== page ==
The Lod District Court sentenced an Israeli man convicted of taking part in a deadly 2015 Jewish terror attack against a Palestinian family to three and a half years in prison on Wednesday.
The man has not been named due to the fact that he was a minor at the time of the firebomb attack, in which three members of the Dawabsha family, including an 18-month-old, were killed. Wednesday’s sentencing hearing took place behind closed doors.
Given that he has already been detained since his arrest in 2018, the accomplice, who had reached a plea bargain with the prosecution, is likely to be released in around 10 months.
The minor was convicted for his involvement in the Duma firebombing, membership in a Jewish terror group, as well as several other so-called price tag revenge attacks against Palestinians.
In September 2015, right-wing extremist Amiram Ben Uliel and the teenage accomplice planned to attack Palestinians in the West Bank village of Duma as revenge for a terror attack in which a settler was shot earlier that month. The two agreed to meet beforehand on the night of the attack. When the younger accomplice failed to show up on time to the rendezvous point, Ben-Uliel decided to carry out the attack on his own, according to the indictment.
Under cover of darkness, Ben Uliel lobbed homemade explosives into the home of the Dawabsha family. Parents Saad, Riham, and their 18-month-old son Ali perished. Only the couple’s eldest son, Ahmed, survived, with terrible burns; he was 5 years old at the time.
The firebombing, considered one of the most brutal acts of Jewish terror in recent years, led to official promises to crack down on Jewish extremism in the West Bank, though critics say many Jewish terrorists still act with impunity.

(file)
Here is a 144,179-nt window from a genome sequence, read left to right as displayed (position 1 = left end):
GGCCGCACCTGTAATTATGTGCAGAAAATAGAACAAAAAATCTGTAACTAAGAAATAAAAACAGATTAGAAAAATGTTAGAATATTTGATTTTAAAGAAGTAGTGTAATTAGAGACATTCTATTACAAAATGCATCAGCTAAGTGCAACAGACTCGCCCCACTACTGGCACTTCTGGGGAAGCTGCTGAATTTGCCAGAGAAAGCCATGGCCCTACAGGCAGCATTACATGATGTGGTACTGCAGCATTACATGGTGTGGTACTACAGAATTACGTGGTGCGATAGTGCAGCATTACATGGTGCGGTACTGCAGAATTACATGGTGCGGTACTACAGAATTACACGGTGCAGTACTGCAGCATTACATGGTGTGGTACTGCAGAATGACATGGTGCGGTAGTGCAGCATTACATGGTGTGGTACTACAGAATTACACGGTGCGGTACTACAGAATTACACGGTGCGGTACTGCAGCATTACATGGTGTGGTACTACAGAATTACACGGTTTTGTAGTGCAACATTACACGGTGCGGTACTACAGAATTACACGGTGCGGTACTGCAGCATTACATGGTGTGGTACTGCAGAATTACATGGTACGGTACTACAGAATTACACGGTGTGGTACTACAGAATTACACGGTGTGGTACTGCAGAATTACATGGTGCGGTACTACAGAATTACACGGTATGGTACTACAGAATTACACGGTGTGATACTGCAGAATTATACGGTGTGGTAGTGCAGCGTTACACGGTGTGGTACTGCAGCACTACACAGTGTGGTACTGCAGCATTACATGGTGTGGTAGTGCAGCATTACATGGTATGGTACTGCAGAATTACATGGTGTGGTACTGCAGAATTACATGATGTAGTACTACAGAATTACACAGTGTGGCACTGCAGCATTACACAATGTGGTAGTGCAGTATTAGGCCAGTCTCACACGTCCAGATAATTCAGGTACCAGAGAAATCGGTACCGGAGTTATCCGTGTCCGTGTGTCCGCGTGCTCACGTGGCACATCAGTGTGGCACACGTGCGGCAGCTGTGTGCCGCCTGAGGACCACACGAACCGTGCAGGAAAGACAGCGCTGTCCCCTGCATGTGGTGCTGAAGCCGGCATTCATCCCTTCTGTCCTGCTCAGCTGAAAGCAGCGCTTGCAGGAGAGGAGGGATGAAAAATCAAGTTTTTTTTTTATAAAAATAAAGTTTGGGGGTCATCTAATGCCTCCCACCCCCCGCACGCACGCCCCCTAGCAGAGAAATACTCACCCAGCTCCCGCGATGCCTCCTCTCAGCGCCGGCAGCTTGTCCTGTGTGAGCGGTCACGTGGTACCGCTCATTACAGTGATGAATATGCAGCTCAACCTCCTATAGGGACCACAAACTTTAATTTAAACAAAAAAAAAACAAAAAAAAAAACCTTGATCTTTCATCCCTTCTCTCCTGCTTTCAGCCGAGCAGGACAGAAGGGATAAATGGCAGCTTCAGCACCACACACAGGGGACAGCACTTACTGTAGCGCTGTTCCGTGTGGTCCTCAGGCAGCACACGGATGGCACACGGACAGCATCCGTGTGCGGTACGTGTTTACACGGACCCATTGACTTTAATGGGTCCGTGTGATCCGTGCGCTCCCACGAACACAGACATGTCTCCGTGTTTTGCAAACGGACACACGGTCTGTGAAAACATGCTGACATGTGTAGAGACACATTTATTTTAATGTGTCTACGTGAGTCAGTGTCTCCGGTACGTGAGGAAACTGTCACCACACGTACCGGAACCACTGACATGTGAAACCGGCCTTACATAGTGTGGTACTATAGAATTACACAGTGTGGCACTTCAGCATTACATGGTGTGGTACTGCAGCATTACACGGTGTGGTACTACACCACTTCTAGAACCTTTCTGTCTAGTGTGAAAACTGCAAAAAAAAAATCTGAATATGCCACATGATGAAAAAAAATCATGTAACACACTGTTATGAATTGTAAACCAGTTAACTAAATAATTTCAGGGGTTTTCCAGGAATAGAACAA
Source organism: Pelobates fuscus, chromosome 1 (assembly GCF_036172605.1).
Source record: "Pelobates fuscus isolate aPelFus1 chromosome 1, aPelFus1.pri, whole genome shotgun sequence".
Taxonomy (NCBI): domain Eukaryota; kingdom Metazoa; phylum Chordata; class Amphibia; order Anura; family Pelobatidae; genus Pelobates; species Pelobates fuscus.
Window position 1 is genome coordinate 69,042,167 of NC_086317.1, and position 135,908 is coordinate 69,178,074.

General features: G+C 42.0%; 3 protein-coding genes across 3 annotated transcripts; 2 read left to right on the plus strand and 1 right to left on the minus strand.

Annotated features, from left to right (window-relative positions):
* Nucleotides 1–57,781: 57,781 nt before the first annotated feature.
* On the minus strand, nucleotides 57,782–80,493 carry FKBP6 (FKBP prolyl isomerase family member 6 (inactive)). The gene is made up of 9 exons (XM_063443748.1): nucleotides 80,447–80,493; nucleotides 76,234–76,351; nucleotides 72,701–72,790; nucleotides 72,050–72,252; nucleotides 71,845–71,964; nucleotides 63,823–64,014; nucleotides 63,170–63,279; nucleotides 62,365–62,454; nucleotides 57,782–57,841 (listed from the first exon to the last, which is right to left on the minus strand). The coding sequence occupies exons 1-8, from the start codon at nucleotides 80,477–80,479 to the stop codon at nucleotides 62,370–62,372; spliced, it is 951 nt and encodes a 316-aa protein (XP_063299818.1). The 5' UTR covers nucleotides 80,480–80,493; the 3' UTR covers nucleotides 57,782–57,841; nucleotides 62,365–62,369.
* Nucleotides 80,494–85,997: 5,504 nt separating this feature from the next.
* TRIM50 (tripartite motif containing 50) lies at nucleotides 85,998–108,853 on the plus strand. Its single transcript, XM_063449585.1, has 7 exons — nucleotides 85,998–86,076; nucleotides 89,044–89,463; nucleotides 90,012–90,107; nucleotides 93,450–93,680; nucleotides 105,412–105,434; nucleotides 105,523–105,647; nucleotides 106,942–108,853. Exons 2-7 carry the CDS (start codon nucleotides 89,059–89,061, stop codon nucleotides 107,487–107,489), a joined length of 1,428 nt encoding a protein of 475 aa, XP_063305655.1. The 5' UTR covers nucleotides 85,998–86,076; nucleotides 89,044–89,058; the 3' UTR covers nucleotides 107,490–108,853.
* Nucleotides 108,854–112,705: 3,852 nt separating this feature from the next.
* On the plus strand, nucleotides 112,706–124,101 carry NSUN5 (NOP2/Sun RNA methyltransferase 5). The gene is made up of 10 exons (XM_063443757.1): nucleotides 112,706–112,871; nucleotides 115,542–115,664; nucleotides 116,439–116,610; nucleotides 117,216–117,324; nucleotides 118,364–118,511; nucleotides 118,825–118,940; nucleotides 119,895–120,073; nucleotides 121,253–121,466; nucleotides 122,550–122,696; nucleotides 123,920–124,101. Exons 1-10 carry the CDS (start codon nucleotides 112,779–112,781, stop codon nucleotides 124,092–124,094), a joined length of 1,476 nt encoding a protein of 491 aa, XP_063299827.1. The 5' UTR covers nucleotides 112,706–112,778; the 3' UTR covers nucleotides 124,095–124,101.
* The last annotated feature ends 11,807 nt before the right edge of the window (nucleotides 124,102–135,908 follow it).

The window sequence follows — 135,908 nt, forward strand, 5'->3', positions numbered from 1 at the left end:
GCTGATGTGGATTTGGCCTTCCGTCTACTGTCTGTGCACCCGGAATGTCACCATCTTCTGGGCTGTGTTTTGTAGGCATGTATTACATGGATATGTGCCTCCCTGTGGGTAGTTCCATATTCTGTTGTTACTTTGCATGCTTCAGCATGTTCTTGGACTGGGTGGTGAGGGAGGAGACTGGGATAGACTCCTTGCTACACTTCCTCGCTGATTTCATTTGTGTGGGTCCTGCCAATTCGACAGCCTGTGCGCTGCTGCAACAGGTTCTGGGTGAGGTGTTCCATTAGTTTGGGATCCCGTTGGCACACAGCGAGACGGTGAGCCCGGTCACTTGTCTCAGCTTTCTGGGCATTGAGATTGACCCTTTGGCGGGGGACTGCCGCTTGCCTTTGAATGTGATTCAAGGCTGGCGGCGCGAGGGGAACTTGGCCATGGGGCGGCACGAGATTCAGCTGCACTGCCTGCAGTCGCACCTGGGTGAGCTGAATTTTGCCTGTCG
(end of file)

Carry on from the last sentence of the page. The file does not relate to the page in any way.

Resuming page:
Ben Uliel was sentenced on Monday to three life sentences plus 20 years. His lawyers have vowed to appeal to the Supreme Court, saying that the confessions that the court used to convict him were obtained either during torture or under fear of torture.
The State Attorney’s Office called Ben Uliel’s sentencing an “important message” that those who carry out ideologically motivated terror attacks would face “the full force of law.”
The relatively light sentence for the accomplice is the result of a plea bargain he reached with the State Prosecutor’s Office.
An official for the prosecution told The Times of Israel at the time that the state agreed to the plea arrangement because the teenager was not present during the Duma attack itself. No plea bargain was offered to Ben-Uliel.
“For an unknown reason, the accused did not succeed in [making it to] the planned meeting between the defendant and the other [defendant] that night,” the official quoted the indictment as stating.
As part of the plea bargain, the man confessed to membership in a Jewish terror group. He also acknowledged having carried out three other hate crimes targeting Palestinians: torching a garage next to a residence in the northern West Bank Palestinian village of Aqraba, torching a taxi in the nearby town of Yasuf, and slashing car tires in the Palestinian neighborhood of Beit Safafa in East Jerusalem.
According to Israeli law, the maximum sentence for arson is 15 years in prison.
Nonetheless, the accomplice’s lawyers said they would appeal the decision to the Supreme Court, said that they believed that the court had “been harsh with the minor.”
The Honenu legal aid organization, which has provided the accomplice’s legal defense, said that both the sentencing and the conviction were based on torture and classified information “on which [his lawyers] could not speak in his defense.”
In June 2018, the Lod District Court rejected some of the minor’s confessions after it was revealed that they had been provided under duress during Shin Bet interrogations.
“The court’s decision was entirely influenced by confidential Shin Bet information. This decision will not stand,” Edi Kedar, one of the accomplice’s lawyers, said in a statement.
Omar Khamaisi, a lawyer for the Dawabsha family, told The Times of Israel that more could have been done to deter future attacks. Nonetheless, Khamaisi said that the conviction was an important step forward.
“It is important that he was convicted for his membership in the terror group. We had hoped for more of a deterrent decision, however, one which would stop people from joining these Jewish terrorist organizations,” Khamaisi said. “Maybe five years, for example. But this is characteristic of the light punishments handed out in Israeli courts for such offenses.”
Jacob Magid contributed to this report.